Ptolemy II (king of Egypt from 285-246 BCE) was a brilliant leader, but an odd figure in his personal life. On the one hand, he was a skilled diplomatic maneuverer and an expansionist who extended his influence in all directions, but on the other hand, he was also the first Ptolemaic king to marry his own sister, an awkward trend that would be repeated by later members of his Ptolemaic Dynasty. A similar shaky balance between acclaim and criticism arose with Ptolemy II’s interest in wildlife. At times, he showed intellectual curiosity in the wide variety of animals that wandered near and around his realm. Yet, he also might have become obsessive in hunting and capturing exotic creatures. On this, the historian Diodorus Siculus (c. 1st century BCE) wrote, “expending on this hobby great sums of money, [Ptolemy II] not only collected great herds of war-elephants, but also brought to the knowledge of the Greeks other kinds of animals which had never been seen and were objects of amazement” (Diodorus Siculus, Library of History, 3.36). In particular, King Ptolemy II was reportedly proud of a giant snake that a team of hunters was able to capture alive. This huge serpent, however, had not been an easy prey for the trappers sent to retrieve it for the king.
Legends about Ptolemy’s pet snake were quite extravagant. The creature was reportedly 30 cubits long, equaling about 13.716 meters (or 15 yards or 45 feet), and although it was great in length, the circumference of its body was rather slender. Ptolemy’s hunters, so the story goes, tracked the beast down at an oasis, where the serpent lived in a hole in the ground when it was not feeding on the various animals that came to the watering hole for a drink. At first, Ptolemy’s fearful hunters allegedly tried to wrangle the huge snake with rope and sheer strength. According to legend, this initial battle of wills did not go well for the hunters. Diodorus Siculus wrote:
“With cowardly trembling they cast the nooses about its tail; but the beast, the moment the rope touched its body, whirled about with so mighty a hissing as to frighten them out of their wits, and raising itself into the air above the head of the foremost man it seized him in its mouth and ate his flesh while he still lived, and the second it caught from a distance with a coil as he fled, drew him to itself, and winding itself about him began squeezing his belly with its tightening bond; and as for all the rest, stricken with terror they sought their safety in flight” (Diodorus Siculus, Library of History, 3.36).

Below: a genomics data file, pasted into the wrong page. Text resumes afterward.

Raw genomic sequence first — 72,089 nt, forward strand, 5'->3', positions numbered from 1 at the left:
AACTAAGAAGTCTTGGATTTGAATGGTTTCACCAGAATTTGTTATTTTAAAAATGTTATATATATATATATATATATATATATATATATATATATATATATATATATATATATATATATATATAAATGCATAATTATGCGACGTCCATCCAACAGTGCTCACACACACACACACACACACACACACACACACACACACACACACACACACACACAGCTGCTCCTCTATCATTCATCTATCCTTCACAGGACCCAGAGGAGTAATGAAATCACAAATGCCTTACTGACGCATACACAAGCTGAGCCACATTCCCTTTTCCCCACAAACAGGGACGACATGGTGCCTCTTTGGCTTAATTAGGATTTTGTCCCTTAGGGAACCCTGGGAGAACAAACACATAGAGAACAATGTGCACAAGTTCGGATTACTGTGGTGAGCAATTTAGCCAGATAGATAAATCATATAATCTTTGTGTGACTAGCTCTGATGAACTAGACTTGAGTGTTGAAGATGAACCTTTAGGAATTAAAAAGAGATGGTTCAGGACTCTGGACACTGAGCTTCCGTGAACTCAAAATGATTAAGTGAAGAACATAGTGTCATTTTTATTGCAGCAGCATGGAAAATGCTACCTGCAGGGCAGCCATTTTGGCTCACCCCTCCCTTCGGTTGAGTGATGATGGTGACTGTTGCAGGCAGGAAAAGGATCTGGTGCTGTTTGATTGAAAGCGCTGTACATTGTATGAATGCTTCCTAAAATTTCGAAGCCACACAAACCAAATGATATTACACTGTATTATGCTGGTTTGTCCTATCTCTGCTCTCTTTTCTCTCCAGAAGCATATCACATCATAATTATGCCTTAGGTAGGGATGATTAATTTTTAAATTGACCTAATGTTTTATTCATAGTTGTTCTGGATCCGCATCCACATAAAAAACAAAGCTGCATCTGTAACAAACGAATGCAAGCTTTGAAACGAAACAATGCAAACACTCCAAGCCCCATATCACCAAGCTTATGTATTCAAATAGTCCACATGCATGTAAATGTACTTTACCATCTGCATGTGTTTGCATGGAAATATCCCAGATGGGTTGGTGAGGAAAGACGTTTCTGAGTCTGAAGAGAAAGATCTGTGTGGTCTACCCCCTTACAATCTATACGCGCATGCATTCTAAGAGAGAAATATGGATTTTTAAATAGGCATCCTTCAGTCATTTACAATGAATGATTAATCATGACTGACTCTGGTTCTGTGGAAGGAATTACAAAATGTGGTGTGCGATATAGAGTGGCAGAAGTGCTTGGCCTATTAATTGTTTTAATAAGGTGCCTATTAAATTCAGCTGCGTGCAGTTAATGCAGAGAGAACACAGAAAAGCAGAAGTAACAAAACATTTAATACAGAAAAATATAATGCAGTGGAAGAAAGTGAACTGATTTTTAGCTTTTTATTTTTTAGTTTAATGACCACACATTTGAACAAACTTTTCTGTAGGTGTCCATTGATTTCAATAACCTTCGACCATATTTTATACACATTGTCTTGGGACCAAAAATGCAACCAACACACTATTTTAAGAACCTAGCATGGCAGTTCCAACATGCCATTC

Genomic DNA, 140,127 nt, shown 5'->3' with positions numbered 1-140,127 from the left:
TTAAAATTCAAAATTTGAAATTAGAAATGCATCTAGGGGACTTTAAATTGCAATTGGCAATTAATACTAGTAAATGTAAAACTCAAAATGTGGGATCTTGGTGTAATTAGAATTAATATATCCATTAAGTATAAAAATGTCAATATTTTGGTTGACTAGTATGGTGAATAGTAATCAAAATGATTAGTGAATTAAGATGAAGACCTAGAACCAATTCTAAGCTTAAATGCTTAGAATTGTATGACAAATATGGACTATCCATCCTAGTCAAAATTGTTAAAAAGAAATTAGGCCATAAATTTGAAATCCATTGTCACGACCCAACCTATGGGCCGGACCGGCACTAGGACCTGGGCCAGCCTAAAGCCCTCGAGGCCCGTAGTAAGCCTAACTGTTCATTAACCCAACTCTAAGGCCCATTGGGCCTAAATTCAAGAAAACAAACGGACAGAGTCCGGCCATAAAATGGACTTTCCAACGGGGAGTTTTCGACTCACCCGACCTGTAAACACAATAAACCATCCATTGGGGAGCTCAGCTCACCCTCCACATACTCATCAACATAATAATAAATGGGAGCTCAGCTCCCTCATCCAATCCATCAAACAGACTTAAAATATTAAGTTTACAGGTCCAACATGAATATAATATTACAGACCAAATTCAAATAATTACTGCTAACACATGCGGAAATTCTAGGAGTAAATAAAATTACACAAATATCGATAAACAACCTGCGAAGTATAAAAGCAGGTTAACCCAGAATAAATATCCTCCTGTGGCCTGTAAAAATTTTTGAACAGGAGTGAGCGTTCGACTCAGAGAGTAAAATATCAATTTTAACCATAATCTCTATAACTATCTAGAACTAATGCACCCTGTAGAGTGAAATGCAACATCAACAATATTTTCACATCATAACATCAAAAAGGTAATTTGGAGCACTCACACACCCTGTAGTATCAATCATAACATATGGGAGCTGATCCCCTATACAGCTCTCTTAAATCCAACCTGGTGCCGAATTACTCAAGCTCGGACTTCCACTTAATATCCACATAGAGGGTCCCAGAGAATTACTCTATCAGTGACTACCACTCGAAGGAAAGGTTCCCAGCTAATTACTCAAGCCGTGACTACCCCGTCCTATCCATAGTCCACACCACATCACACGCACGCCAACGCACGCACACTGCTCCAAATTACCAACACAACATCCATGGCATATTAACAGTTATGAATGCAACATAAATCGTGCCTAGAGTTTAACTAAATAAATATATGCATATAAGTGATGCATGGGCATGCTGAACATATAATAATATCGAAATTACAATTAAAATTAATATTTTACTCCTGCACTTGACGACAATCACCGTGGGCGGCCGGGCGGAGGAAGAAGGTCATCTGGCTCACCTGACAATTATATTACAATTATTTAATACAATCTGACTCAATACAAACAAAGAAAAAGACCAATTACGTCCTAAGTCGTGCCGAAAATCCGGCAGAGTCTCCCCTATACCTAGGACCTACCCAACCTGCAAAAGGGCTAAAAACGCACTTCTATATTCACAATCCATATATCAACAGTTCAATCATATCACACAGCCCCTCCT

After that legendary and folkloric battle with the serpentine beast, Ptolemy’s hunters decided they could not take down the monster in a fair fight. Resorting to cunning and trickery instead, the hunters backed down and let the trappers take over the operation. As the story goes, the party waited until the serpent had slithered away from its home to hunt before they went into action. They filled in and covered up the snake’s original underground lair, and right beside it they dug a sizable tunnel, in which they placed a great net. With the trap set, the group waited for the snake to return. When the creature, indeed, slinked back to the region of its lair, the hunters and trappers launched their second attack. Instead of confronting it straight on, they now allegedly blasted away at trumpets, threw rocks, and did anything else within their power to raise an unbearable clammer. Faced with this onslaught of sound and projectiles, the serpent bolted toward its hole in the ground—yet, instead of entering its own lair, the creature instead mistakenly sought shelter in the manmade, net-lined trap. Seizing victory, the hunters tied the opening of the net shut and dragged the captured beast out of the hole. Diodorus Siculus described the supposed reaction of King Ptolemy II and his court when the giant serpent was hauled back to the city of Alexandria:
“When they had brought the snake to Alexandria they presented it to the king, an astonishing sight which those cannot credit who have merely heard the tale. By depriving the beast of its food they wore down its spirit and little by little tamed it, so that the domestication of it became a thing of wonder. As for Ptolemy, he distributed among the hunters the merited rewards, and kept and fed the snake, which had now been tamed and afforded the greatest and most astonishing sight for the strangers who visited his kingdom” (Diodorus Siculus, Library of History, 3.37).
Such, then, is the peculiar tale of the giant pet serpent of King Ptolemy II. It is a story laced with exaggeration and folklore since ancient times, possibly spread by the hunters, Ptolemy II himself, or other storytellers. It should be said that the snake likely did not kill two people before it was caught, but two hunters could have easily died on the expedition from other causes. Whatever the case behind this strange story, it is an interesting and entertaining tale.
Written by C. Keith Hansley
Picture Attribution: (God and serpent, manuscript BL YT 13, f. 22, of the Book of Hours, Use of Sarum (‘The Taymouth Hours’), [Public Domain] via Creative Commons and The British Library.jpg).
- The Library of History, by Diodorus Siculus, edited by Giles Laurén (Sophron Editor, 2014).